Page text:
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OCTA to Focus on Improving Bus Service

The agency's 'Customers First' initiative will target problems cited by consultants and staff.

January 28, 2003|Dan Weikel | Times Staff Writer

To improve service to hundreds of thousands of bus riders, Orange County's transit agency Monday ordered a broad initiative to ensure buses run on time and the public gets scheduling information more accurately and more easily.

The plan -- dubbed "Putting Customers First" -- grew from a list of problems presented to the Orange County Transportation Authority by staff and consultants.

"The truth does hurt, especially if you think you are No. 1," said Supervisor Tom Wilson, who serves as an OCTA board member.

"We should be overjoyed with the results and be openly receptive," Wilson said. "I would like to see this list shrink."

The OCTA board and staff will analyze scores of suggestions and try to implement some of them during the current budget year, which ends June 30.

"This is a first step in ratcheting up the quality of our organization," said OCTA chief Arthur T. Leahy, a former bus driver.

With a $647-million annual budget, OCTA operates 808 buses, ranging from small transit vehicles to large articulated coaches almost twice the size of standard buses. Ridership now exceeds 64 million a year. About 210,000 people use county buses daily.

The agency, which has been trying to increase ridership since overhauling its routes in 2000, hired two consultants last year to evaluate the system and asked staff members to study ways to improve service.

In general, bus expert Robert Holland and Fullerton businesswoman Jane Reifer, a frequent rider and an outspoken OCTA critic, said the agency provides clean buses, good drivers and reasonably convenient service.

But they also concluded that buses are often late or off schedule; many areas of the county are unserved or underserved; scheduling information often is inaccurate or hard to find; and better links are needed between rail and bus service.

Reifer's evaluation made 10 major recommendations to improve service and more than 80 suggestions for implementation.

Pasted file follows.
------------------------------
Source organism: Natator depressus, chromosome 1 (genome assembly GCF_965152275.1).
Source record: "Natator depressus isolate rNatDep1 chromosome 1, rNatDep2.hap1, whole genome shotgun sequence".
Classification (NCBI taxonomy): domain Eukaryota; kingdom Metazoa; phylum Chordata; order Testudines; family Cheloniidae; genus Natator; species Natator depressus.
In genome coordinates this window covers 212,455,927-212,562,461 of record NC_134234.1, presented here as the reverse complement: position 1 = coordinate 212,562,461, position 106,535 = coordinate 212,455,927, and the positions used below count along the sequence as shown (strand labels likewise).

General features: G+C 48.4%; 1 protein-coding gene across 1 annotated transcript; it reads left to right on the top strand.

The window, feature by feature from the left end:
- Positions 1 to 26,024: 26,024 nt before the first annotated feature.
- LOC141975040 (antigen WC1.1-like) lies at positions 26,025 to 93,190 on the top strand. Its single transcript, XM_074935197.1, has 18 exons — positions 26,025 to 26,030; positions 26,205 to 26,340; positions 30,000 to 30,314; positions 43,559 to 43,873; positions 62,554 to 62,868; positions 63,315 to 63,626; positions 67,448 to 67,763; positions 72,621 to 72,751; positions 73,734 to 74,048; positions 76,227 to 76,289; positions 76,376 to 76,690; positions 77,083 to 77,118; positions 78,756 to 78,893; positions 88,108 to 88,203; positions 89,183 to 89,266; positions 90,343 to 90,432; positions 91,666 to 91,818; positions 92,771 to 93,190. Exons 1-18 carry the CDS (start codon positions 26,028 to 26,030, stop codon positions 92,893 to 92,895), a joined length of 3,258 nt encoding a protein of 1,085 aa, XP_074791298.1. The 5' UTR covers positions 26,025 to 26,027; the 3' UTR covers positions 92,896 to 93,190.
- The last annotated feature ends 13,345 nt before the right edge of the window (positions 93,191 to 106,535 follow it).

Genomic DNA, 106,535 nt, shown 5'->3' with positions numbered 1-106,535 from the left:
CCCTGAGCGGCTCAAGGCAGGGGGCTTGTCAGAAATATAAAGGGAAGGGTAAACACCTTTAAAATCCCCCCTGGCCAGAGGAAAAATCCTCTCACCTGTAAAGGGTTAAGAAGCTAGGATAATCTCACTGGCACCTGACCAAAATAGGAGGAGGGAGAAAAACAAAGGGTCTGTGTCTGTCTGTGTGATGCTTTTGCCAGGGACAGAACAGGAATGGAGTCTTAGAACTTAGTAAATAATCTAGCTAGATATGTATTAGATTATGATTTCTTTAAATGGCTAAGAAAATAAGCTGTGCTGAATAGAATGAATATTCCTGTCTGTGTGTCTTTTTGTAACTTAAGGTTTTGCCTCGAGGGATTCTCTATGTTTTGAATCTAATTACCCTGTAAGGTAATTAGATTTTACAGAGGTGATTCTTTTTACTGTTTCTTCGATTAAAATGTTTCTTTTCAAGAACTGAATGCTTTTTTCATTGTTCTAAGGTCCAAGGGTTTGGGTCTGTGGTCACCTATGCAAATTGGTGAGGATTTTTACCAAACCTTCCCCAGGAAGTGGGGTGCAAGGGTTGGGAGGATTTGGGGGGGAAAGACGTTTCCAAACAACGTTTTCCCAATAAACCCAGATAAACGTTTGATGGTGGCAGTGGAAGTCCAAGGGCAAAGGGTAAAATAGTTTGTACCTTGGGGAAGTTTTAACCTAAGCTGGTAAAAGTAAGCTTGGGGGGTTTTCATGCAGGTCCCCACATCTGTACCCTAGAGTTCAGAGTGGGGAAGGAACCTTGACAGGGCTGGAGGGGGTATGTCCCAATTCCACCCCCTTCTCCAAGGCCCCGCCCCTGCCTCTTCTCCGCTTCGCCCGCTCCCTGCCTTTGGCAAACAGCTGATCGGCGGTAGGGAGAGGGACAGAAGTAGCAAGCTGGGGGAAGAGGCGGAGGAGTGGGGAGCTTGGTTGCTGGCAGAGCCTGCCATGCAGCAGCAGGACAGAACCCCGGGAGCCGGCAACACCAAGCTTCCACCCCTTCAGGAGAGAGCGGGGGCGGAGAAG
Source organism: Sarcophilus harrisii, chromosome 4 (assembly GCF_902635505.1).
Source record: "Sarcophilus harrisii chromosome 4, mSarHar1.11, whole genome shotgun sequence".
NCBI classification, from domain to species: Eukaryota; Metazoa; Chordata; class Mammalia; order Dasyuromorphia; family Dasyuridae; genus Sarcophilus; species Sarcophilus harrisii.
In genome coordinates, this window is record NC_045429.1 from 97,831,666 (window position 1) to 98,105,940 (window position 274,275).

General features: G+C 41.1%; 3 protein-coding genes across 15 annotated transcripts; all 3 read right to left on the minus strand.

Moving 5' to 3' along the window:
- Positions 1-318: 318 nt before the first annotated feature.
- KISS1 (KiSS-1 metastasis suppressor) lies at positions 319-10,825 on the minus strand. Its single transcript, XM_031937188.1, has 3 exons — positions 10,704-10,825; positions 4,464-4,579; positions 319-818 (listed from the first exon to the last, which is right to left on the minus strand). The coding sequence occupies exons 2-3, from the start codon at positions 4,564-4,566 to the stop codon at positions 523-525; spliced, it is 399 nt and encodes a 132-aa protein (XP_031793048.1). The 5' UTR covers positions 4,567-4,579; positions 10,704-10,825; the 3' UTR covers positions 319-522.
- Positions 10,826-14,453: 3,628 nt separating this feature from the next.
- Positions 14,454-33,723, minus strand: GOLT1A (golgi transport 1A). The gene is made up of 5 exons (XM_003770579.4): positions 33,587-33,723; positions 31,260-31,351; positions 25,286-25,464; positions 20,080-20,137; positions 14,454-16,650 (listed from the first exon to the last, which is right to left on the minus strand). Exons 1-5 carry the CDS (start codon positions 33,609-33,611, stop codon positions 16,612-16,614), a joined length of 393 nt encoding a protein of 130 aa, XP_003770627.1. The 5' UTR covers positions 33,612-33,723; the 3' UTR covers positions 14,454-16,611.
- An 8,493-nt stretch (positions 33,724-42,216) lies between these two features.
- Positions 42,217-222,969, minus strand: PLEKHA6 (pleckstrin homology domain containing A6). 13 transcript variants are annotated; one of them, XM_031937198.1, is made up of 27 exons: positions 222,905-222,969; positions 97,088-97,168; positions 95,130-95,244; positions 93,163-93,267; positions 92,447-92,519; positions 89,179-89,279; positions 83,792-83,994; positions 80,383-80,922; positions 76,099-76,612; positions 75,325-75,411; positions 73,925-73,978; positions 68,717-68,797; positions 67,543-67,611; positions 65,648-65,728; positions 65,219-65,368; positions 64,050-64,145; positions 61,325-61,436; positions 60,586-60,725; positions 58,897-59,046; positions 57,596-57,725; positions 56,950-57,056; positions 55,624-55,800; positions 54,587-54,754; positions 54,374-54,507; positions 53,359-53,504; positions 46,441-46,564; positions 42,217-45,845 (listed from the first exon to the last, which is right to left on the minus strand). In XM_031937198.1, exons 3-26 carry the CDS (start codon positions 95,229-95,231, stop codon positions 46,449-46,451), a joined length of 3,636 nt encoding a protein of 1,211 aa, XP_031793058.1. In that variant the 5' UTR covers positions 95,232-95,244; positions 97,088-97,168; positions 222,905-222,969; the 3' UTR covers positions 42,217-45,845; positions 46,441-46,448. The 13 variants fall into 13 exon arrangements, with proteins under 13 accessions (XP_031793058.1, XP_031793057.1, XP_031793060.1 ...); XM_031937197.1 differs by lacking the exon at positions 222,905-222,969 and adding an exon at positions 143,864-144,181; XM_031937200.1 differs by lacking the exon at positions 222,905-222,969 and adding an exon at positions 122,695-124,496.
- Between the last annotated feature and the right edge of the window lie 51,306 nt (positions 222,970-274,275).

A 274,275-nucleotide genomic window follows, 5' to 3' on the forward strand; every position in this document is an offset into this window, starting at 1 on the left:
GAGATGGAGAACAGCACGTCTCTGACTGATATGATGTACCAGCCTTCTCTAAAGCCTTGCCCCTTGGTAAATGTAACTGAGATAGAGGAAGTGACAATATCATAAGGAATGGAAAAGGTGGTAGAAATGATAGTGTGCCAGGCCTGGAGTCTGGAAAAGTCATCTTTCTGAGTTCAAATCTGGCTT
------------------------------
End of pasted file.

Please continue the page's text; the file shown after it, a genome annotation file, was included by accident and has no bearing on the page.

She found, for example, that OCTA's new fare boxes are slow to accept dollar bills and can be jammed easily by coins, delaying boarding. Bus schedule information at the Fullerton transit center was only available at the train station across the street from the bus terminal.

To improve on-time performance, OCTA has proposed reviewing bus operating procedures and adding 10 employees to supervise bus routes and check whether drivers are on schedule.

In the budget year ending last June 30, OCTA provided 1.67 million hours of bus service. By 2015, the agency had planned to expand service to at least 2.2 million hours. Officials now want to move up that deadline to 2008.

Among other things, Monday's initiative calls for OCTA to provide more up-to-date scheduling information for customers and to make sure the information is readily available at county transit centers and major bus stops. Trains and other bus systems would be added to OCTA's Bus Book, which is the agency's free scheduling guide.

Similarly, OCTA officials have proposed extending the hours of the agency's Customer Information Service, which bus riders can call daily for current schedules or for information about the county transit system.

"Three years ago, who'd have thought that people at OCTA would be accepting these recommendations rather than discounting them?" Reifer said. "There is good potential for many of these things to become policy."

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